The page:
Hamilton talks with Burr, tells him that he’ll be yielding Burr’s old advice to “talk less, smile more” to get his plan approved. Hamilton then has to leave to discuss his plan with Jefferson and Madison over a private dinner, and resulting in the Compromise of 1790 giving support to Hamilton’s financial plan in exchange for moving the United States capital from New York to Virginia (eventually becoming Washington, DC). Burr comments on how no one besides the men who were in the meeting know how decisions were made. Burr is envious of Hamilton’s sway in the government and wishes he had similar power (“The Room Where It Happens”).
At the Hamilton home, Phillip shows his mother a paper that says that her father, Phillip Schuyler, has lost his seat in the Senate to Burr. Eliza and Phillip express concern over how Hamilton will react to the news. Elsewhere, Hamilton accuses Burr of switching parties solely to run against his father-in-law. Burr says he was simply seizing the opportunity, but Hamilton doesn’t believe him, driving a wedge between the two friends (“Schuyler Defeated”).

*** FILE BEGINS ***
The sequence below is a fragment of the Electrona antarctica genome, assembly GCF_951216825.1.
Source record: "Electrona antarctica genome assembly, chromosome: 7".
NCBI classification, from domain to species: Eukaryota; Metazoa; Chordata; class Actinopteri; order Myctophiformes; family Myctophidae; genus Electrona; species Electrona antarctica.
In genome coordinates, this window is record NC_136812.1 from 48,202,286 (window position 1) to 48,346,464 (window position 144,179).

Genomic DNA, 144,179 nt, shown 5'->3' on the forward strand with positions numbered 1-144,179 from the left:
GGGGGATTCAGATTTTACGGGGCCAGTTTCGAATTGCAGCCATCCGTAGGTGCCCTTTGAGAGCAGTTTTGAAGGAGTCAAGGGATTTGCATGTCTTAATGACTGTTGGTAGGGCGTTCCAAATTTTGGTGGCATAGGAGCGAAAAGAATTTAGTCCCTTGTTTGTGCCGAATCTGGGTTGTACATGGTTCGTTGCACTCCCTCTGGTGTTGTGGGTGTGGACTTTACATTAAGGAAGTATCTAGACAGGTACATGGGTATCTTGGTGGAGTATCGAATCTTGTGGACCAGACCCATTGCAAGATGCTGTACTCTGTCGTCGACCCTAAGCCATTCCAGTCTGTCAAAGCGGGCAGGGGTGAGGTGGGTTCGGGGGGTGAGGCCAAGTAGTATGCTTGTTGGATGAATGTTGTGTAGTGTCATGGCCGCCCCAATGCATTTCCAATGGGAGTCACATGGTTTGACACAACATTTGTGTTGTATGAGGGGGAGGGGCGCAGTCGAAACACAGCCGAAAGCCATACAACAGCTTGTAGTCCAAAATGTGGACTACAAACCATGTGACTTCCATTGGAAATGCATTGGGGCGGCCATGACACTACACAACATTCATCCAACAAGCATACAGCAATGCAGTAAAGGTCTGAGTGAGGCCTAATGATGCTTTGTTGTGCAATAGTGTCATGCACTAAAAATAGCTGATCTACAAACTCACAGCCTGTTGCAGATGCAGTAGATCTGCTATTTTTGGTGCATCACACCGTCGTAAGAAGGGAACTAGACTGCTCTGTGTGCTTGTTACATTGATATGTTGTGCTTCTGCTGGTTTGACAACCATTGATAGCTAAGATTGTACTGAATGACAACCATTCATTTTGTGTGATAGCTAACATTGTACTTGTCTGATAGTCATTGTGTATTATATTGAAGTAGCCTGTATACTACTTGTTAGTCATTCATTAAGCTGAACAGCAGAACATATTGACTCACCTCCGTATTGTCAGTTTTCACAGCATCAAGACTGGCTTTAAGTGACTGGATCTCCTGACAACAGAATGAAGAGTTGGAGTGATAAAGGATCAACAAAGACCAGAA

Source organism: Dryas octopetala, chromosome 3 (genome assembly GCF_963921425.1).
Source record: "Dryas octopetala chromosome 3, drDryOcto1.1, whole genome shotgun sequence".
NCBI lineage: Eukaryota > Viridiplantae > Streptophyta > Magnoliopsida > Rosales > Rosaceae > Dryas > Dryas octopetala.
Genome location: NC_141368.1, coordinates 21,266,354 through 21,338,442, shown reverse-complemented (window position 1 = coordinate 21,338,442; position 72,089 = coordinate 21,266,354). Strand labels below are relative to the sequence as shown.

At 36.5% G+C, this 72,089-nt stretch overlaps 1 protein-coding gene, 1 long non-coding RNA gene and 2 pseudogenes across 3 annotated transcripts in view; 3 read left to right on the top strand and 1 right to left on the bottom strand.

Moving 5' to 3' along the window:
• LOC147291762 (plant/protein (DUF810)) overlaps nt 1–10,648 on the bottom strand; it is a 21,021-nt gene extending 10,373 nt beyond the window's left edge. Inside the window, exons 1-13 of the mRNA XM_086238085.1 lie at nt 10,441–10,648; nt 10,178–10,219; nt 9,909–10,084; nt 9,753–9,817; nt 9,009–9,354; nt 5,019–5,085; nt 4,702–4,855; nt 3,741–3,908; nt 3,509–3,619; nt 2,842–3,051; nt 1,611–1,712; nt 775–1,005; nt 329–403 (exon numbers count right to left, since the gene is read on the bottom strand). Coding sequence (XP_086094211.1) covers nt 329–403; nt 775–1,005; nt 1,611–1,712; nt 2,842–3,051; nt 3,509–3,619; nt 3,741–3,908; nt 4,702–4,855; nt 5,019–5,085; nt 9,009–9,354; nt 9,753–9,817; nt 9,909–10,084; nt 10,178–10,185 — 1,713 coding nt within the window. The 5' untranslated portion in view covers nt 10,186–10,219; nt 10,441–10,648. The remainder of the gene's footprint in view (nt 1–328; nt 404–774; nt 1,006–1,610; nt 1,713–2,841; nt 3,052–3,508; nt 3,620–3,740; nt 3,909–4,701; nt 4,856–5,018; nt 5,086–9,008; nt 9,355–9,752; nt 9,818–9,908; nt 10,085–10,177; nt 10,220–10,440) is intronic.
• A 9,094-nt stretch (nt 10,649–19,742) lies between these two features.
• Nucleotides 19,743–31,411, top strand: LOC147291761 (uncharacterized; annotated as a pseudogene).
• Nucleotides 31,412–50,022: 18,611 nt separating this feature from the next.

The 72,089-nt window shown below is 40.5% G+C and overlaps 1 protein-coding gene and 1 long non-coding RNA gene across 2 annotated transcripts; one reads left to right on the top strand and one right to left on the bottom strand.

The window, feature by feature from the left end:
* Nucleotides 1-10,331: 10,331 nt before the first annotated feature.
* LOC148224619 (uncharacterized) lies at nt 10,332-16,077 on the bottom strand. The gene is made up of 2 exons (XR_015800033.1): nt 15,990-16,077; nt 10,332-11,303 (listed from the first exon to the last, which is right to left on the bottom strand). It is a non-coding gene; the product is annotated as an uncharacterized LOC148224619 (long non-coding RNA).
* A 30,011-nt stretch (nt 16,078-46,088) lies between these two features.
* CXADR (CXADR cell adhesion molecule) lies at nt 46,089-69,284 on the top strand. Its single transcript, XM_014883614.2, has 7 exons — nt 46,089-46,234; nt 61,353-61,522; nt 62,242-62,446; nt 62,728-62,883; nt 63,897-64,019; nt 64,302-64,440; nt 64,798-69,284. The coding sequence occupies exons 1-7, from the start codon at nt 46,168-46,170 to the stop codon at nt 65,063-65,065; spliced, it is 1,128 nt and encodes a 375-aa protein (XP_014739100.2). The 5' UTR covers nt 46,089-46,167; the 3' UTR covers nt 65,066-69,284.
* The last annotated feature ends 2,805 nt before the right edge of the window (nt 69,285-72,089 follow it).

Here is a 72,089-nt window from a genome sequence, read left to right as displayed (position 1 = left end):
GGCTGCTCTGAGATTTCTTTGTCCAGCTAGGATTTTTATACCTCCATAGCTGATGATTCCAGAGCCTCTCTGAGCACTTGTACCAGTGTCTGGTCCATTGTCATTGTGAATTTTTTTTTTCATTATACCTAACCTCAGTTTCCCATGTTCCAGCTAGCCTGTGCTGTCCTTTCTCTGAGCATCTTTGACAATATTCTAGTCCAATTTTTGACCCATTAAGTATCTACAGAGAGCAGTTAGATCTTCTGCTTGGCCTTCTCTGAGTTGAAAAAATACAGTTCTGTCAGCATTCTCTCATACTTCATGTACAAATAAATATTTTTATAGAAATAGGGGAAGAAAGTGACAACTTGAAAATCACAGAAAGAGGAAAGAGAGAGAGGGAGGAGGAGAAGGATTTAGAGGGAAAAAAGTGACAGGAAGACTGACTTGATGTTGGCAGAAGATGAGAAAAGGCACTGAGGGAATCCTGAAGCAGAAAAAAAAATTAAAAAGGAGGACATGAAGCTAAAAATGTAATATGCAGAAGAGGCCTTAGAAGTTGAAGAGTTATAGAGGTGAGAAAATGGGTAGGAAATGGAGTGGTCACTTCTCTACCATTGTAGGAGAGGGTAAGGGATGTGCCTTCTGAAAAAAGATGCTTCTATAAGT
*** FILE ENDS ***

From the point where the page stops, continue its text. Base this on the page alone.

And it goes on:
In another cabinet meeting, Jefferson and Hamilton argue over whether or not the United States should assist France in their revolution. Jefferson urges people to remember what France has done for the American Revolution, but Hamilton argues that Jefferson doesn’t understand what a revolution is really like, since he spent the American Revolution in France, and that they should remain neutral. Washington agrees with Hamilton, and the Congress decides to remain neutral on the situation (“Cabinet Battle #2″). After the meeting, Burr, Jefferson, and Madison bemoan how nice it must be for Hamilton to always have Washington’s support, and they seek a way to damage Hamilton’s image (“Washington on Your Side”). Soon after, Washington tells Hamilton that Jefferson has resigned from his position in government. Hamilton promises to ruin Jefferson, but then Washington clarifies that Jefferson is running for President, and that Washington himself is stepping down. Hamilton is shocked, but Washington convinces him that it is the right thing to do, and they write a farewell address (“One Last Time”).